Starring Daniel Craig, Judi Dench, and Mathieu Amalric. Rated 14A. Opens Friday, November 14, at the Fifth Avenue Cinemas
The only thing that’s cumbersome about Quantum of Solace is the deceptively clunky title. Making his second appearance as James Bond, Daniel Craig spends a hundred or so minutes streaking across the screen in a series of stunning action sequences. It’s enough to make the famously languorous opening credits seem sluggish by comparison.
Long-time admirers of the series may gripe that director Marc Forster (The Kite Runner, Monster’s Ball) has sacrificed too many old-school traditions for the sake of a super-sleek story line. There’s precious little playfulness here—no silly puns, no oafish henchmen, no secret lair filled with tons of blinking hardware. Even the sex is noticeably downplayed.
This time around, it’s all about a blinding mix of speed and violence punctuated by convincing moments of angst.
The stripped-down style suits Craig, who is easily the grimmest Bond since Sean Connery scowled over his first martini. He plays the role as if he actually relishes the opportunity to walk around in a blood-spattered tuxedo. Picking up where Casino Royale left off, a bitter 007 is still recovering from the death of his lover. Alas, there’s a new Bond-worthy villain (Mathieu Amalric of The Diving Bell and the Butterfly) on the scene, cleverly passing himself off as a concerned environmentalist.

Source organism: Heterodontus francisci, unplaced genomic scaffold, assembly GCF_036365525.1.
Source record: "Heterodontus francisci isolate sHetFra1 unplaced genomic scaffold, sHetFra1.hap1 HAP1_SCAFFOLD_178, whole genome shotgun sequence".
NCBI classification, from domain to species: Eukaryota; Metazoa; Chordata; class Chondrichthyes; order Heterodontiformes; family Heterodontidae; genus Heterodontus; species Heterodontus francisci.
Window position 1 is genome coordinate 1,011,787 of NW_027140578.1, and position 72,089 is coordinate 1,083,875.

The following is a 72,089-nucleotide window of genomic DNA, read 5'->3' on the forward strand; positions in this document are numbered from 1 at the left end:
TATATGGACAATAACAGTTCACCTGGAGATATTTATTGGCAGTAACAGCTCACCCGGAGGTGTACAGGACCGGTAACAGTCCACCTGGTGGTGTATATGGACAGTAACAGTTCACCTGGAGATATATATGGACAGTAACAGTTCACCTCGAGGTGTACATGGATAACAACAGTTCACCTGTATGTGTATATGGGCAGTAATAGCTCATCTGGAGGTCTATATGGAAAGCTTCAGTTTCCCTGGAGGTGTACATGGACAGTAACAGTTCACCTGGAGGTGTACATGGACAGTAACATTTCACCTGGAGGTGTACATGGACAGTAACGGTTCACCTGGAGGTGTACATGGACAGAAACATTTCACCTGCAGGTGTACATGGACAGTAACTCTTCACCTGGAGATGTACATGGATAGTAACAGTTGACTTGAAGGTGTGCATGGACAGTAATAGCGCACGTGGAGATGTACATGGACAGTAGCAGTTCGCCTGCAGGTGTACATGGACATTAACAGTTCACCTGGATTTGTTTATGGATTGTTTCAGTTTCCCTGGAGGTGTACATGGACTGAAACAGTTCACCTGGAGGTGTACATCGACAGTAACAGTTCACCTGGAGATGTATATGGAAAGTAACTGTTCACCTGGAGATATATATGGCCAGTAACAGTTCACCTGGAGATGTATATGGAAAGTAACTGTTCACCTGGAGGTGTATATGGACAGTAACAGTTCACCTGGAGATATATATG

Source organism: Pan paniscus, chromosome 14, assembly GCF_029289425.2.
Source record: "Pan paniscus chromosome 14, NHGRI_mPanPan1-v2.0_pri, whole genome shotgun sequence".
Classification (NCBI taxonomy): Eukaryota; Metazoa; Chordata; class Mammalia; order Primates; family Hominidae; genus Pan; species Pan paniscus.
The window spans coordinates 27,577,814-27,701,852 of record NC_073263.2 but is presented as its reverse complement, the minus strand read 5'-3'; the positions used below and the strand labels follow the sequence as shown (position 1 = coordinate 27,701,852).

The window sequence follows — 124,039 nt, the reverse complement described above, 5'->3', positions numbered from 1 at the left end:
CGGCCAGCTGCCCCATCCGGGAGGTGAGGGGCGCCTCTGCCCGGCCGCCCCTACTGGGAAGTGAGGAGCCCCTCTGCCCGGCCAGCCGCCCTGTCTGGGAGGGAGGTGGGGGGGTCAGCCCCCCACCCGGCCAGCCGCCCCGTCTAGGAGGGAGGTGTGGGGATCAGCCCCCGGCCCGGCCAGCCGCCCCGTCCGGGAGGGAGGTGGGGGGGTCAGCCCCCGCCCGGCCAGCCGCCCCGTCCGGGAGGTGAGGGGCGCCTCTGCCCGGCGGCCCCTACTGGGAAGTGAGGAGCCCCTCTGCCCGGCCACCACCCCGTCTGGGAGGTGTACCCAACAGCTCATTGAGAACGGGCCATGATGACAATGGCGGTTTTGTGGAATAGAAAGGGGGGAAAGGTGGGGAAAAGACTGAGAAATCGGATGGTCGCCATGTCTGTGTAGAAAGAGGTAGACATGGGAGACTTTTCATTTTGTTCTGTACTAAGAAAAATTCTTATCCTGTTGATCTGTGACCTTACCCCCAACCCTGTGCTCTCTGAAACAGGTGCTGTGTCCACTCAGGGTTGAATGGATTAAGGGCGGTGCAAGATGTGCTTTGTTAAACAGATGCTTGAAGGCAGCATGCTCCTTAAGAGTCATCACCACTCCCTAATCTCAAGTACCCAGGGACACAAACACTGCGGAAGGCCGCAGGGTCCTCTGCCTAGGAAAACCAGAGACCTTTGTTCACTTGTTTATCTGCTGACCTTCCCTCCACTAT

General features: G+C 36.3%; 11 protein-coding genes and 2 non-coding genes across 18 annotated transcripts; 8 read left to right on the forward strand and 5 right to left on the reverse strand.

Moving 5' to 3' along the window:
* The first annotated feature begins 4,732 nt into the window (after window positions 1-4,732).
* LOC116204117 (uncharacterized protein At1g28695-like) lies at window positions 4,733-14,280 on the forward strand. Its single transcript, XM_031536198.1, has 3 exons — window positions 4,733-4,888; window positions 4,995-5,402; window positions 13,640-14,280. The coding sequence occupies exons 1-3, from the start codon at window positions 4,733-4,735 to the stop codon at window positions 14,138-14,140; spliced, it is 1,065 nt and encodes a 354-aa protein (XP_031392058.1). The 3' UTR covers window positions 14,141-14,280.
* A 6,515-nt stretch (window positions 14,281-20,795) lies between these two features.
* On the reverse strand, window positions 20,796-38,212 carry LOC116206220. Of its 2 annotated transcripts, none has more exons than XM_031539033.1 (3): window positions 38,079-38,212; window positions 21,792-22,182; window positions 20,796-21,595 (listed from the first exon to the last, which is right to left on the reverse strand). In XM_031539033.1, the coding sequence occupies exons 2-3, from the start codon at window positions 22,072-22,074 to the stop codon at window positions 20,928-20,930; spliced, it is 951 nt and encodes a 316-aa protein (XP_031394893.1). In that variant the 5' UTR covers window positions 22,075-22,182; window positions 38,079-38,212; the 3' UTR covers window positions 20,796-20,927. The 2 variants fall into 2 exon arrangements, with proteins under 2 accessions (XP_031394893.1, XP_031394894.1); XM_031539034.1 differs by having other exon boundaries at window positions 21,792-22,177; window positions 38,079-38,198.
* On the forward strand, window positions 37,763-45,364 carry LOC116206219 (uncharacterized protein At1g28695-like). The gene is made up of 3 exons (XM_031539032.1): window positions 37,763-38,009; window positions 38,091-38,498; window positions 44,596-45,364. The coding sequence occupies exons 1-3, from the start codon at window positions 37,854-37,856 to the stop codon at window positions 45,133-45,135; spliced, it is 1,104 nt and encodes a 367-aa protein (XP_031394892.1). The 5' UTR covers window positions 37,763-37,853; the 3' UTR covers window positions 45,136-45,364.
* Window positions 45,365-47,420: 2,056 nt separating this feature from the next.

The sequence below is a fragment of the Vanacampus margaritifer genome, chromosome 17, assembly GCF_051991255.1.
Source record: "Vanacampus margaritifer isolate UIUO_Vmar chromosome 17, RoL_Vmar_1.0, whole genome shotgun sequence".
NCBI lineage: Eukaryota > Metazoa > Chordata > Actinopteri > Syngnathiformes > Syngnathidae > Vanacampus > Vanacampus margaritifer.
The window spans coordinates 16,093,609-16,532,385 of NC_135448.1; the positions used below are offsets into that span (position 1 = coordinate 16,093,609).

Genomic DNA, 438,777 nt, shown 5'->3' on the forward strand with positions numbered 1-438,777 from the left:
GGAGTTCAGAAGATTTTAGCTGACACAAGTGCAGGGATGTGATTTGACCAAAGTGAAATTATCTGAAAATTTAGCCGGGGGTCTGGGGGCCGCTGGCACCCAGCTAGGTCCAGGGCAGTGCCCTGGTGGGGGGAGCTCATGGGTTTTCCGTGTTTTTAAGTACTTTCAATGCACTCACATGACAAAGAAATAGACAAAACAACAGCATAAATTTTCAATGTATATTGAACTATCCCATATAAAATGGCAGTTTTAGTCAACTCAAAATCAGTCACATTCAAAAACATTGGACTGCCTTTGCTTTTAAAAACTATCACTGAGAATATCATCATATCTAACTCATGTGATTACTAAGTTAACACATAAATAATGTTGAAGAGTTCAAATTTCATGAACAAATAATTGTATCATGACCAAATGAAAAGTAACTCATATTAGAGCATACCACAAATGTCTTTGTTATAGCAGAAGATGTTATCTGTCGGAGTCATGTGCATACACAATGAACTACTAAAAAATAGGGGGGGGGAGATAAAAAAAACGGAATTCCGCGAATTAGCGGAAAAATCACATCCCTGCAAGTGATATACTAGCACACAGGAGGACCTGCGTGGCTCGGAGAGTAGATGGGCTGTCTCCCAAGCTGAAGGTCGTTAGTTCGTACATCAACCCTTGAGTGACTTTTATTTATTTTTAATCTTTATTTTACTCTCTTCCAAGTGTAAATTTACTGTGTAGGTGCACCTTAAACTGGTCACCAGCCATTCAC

Before long, Bond is traipsing across the globe, trying to piece together the plans of a diabolical secret organization. He hooks up with a sultry spy (Olga Kurylenko) and gets some unlikely aid from Casino Royale’s shadowy Mathis (Giancarlo Giannini, who adds a welcome touch of baggy-eyed soul). Major plot points whiz by faster than bullets. But between the gorgeous scenery and the kind of stunts that will leave you breathless, it hardly matters. Despite one or two forgivable gaps in logic, this is a lean and mean make-over that works.